Hundreds of articles have been published over the last six months, making well-meaning attempts to determine whether patients with different comorbidities are more susceptible for SARS-CoV-2 infection or at higher risk for severe disease. This deluge of scientific publications has resulted in worldwide uncertainty. For a number of reasons, many studies must be interpreted with extreme caution.
First, in many articles, the number of patients with specific comorbidities is low. Small sample sizes preclude accurate comparison of COVID-19 risk between these patients and the general population. They may also overestimate mortality, especially if the observations were made in-hospital (reporting bias). Moreover, the clinical manifestation and the relevance of a condition may be heterogeneous. Is the hypertension treated or untreated? What is the stage of the COPD, only mild or very severe with low blood oxygen levels? Is the “cancer” cured, untreated or actively being treated? Are we talking about a seminoma cured by surgical orchiectomy years ago or about palliative care for pancreatic cancer? What is a “former” smoker: someone who decided to quit 20 years ago after a few months puffing during adolescence or someone with 40 package-years who stopped the day before his lung transplantation? Does “HIV” mean a well controlled infection while on long-lasting, successful antiretroviral therapy or an untreated case of AIDS? Unfortunately, many researchers tend to combine these cases, in order to get larger numbers and to get their paper published.Second, there are numerous confounding factors to consider. In some case series, only symptomatic patients are described, in others only those who were hospitalized (and who have per se a higher risk for severe disease). In some countries, every patient with SARS-CoV-2 infection will be hospitalized, in others only those with risk factors or with severe COVID-19. Testing policies vary widely between countries. The control group (with or without comorbidities) is not always well-defined. Samples may not be representative, risk factors not correctly taken into account. Sometimes, there is incomplete information about age distribution, ethnicity, comorbidities, smoking, drug use and gender (there is some evidence that, in female patients, comorbidities have no or less impact on the course of the disease, compared to male (Meng 2020)). All these issues present important limitations and only a few studies have addressed all of them.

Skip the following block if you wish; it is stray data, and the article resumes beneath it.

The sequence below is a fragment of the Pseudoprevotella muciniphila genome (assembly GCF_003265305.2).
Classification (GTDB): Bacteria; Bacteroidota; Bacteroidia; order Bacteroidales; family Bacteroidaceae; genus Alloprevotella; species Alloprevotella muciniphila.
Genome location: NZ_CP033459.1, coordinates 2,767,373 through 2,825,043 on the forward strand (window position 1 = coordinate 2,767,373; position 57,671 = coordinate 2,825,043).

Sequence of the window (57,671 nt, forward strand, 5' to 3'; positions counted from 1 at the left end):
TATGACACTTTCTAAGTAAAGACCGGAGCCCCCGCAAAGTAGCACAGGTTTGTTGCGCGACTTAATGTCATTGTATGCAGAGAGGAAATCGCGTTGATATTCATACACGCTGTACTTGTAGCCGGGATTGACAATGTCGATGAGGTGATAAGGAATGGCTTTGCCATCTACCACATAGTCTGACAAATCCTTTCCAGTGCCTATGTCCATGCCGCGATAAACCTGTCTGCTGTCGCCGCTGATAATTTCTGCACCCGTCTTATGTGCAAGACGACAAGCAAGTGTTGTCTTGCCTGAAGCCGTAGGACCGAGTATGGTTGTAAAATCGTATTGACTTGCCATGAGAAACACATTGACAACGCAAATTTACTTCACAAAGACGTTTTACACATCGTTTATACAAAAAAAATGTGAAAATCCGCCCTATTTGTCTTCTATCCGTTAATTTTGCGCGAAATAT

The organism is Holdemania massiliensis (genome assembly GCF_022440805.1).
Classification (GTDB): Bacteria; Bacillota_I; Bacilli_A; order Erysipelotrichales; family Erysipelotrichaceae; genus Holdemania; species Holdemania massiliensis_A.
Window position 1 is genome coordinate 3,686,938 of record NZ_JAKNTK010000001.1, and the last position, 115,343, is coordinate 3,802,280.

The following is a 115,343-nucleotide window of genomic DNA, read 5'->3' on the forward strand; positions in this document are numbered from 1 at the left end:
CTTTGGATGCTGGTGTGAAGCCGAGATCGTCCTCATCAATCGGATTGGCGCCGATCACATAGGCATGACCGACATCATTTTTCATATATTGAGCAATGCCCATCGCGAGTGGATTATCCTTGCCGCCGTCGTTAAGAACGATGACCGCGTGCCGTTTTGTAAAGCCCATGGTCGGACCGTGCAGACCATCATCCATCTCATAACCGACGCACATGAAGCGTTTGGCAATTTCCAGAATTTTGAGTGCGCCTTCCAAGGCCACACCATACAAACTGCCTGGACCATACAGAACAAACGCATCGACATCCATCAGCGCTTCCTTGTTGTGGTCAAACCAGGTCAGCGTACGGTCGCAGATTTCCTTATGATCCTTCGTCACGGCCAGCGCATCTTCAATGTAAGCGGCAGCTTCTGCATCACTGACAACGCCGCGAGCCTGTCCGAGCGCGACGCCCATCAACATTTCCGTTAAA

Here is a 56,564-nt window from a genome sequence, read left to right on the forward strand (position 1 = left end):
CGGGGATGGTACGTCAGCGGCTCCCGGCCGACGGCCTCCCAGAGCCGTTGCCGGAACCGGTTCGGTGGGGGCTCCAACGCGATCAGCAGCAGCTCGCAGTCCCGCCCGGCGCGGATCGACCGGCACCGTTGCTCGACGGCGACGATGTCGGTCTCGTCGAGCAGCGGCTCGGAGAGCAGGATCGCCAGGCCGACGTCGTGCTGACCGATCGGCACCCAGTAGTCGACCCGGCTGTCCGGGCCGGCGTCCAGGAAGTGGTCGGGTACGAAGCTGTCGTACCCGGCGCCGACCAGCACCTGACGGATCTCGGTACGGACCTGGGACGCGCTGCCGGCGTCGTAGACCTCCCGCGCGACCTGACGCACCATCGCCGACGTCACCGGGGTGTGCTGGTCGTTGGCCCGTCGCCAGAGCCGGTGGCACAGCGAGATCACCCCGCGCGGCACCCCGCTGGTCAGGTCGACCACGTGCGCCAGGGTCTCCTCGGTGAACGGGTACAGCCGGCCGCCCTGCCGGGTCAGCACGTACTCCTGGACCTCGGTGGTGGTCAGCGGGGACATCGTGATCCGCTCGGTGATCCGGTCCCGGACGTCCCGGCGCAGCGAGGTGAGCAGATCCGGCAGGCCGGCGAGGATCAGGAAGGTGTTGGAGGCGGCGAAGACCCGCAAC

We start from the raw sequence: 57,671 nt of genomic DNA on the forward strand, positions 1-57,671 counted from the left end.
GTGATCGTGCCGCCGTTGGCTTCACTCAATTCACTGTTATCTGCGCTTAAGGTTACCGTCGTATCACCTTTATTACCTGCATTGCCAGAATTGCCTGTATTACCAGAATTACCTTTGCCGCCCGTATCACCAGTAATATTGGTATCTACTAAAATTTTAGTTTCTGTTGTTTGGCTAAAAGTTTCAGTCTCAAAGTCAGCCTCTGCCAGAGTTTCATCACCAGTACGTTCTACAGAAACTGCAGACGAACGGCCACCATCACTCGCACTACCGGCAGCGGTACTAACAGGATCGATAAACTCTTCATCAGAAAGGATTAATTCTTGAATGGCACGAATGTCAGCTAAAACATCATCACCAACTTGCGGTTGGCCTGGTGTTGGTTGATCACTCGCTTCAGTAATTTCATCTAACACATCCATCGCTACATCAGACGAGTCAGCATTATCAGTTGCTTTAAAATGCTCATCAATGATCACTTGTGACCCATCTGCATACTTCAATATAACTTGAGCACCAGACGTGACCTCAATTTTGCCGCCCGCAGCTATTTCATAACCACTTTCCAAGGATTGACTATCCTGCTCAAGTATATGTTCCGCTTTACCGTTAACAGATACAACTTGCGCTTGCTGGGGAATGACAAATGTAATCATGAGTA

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Third, comorbidity papers have led to an information overload. Yes, virtually every medical discipline and every specialist has to cope with the current pandemic. And yes, everybody has to be alert these days, psychiatrists as well as esthetic surgeons. Hundreds of guidelines or position papers have been published, trying to thoughtfully balance fear of COVID-19 against the dire consequences of not treating other diseases than COVID-19 in an effective or timely manner – and all this in the absence of data. On May 15, a PubMed search yielded 530 guidelines or considerations about specific diseases in the context of COVID-19, among them those for grade IV glioma (Bernhardt 2020, bottom line: do not delay treatment), but also for dysphonia and voice rehabilitation (Mattei 2020: can be postponed), infantile hemangiomas (Frieden 2020: use telehealth), ocular allergy (Leonardi 2020: very controversial), high resolution anoscopy (Mistrangelo 2020: also controversial), migraine management (Szperka 2020: use telehealth) and breast reconstruction (Salgarello 2020: defer “whenever possible”), to name just a few. These recommendations are usually not helpful. They apply for a few weeks, during acute health crisis scenarios as seen in overwhelmed health care systems in Wuhan, Bergamo, Madrid or New York. In other cities or even a few weeks later, proposed algorithms are already outdated. Nobody needs a 60-page recommendation, concluding that “clinical judgment and decision making should be exercised on a case-by-case basis”.
However, some important papers have been published during the last months, a couple of them with very helpful data, supporting the management of patients with comorbidities. In the following, we will briefly go through these.